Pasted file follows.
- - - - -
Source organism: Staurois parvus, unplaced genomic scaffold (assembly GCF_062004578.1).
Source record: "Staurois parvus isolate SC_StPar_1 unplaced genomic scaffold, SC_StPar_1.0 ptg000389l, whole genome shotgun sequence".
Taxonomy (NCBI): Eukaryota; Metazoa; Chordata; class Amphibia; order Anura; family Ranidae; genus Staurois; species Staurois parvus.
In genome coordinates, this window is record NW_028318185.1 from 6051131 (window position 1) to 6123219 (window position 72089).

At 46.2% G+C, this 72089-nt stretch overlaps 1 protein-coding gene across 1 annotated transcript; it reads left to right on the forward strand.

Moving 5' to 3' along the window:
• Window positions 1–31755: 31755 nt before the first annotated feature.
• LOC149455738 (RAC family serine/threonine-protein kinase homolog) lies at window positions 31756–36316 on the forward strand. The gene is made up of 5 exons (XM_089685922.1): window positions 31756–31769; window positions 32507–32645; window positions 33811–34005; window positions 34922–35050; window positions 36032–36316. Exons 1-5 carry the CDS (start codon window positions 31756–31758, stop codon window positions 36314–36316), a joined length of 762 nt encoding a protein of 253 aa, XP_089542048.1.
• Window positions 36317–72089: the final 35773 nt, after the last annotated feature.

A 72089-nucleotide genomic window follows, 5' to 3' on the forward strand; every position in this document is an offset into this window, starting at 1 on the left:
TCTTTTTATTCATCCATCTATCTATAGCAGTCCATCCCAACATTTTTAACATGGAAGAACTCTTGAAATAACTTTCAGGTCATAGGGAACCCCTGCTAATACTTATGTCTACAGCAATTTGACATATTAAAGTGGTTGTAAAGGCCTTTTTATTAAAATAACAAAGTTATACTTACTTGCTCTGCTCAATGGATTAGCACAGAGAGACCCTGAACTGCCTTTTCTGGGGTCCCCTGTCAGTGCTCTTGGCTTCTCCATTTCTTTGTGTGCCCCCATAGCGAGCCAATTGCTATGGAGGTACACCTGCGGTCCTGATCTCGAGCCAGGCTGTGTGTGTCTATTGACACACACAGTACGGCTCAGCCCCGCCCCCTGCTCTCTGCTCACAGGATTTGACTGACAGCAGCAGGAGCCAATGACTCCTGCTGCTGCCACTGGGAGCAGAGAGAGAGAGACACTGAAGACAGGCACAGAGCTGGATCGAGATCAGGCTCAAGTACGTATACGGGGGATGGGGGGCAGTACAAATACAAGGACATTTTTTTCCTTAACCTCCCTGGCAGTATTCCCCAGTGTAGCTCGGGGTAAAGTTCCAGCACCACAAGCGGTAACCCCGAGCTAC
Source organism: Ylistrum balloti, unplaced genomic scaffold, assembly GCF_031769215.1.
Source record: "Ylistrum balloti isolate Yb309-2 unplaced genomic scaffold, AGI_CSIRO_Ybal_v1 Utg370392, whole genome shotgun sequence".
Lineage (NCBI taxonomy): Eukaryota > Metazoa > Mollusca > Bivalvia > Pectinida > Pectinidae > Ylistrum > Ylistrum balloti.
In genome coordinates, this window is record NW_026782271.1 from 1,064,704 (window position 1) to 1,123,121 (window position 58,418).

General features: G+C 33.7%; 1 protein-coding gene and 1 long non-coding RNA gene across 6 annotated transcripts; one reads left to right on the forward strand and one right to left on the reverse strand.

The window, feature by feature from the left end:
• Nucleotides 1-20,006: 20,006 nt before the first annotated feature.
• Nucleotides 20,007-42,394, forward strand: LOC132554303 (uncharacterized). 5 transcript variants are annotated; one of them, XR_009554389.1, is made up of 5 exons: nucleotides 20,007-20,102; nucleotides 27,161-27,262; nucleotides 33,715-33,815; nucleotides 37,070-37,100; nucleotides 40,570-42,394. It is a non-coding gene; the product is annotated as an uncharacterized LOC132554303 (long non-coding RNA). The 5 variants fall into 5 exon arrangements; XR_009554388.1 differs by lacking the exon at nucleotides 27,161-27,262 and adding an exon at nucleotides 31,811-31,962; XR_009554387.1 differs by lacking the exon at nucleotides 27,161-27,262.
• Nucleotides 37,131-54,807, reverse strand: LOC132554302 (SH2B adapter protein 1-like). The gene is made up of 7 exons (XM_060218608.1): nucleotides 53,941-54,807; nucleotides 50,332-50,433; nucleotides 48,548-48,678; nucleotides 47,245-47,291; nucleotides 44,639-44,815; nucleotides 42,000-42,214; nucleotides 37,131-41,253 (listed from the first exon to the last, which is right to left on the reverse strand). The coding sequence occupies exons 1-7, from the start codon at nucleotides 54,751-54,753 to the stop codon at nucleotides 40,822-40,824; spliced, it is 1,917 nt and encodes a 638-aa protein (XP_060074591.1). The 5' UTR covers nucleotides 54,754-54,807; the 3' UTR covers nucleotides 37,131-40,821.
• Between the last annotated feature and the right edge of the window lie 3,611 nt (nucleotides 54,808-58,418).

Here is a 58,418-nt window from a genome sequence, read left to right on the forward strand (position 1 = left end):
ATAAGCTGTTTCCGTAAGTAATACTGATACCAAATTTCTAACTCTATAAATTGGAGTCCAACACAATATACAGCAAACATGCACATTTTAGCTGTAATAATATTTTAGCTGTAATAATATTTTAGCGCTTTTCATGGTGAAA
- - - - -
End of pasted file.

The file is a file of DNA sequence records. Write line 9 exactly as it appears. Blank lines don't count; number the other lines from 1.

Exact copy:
• Window positions 36317–72089: the final 35773 nt, after the last annotated feature.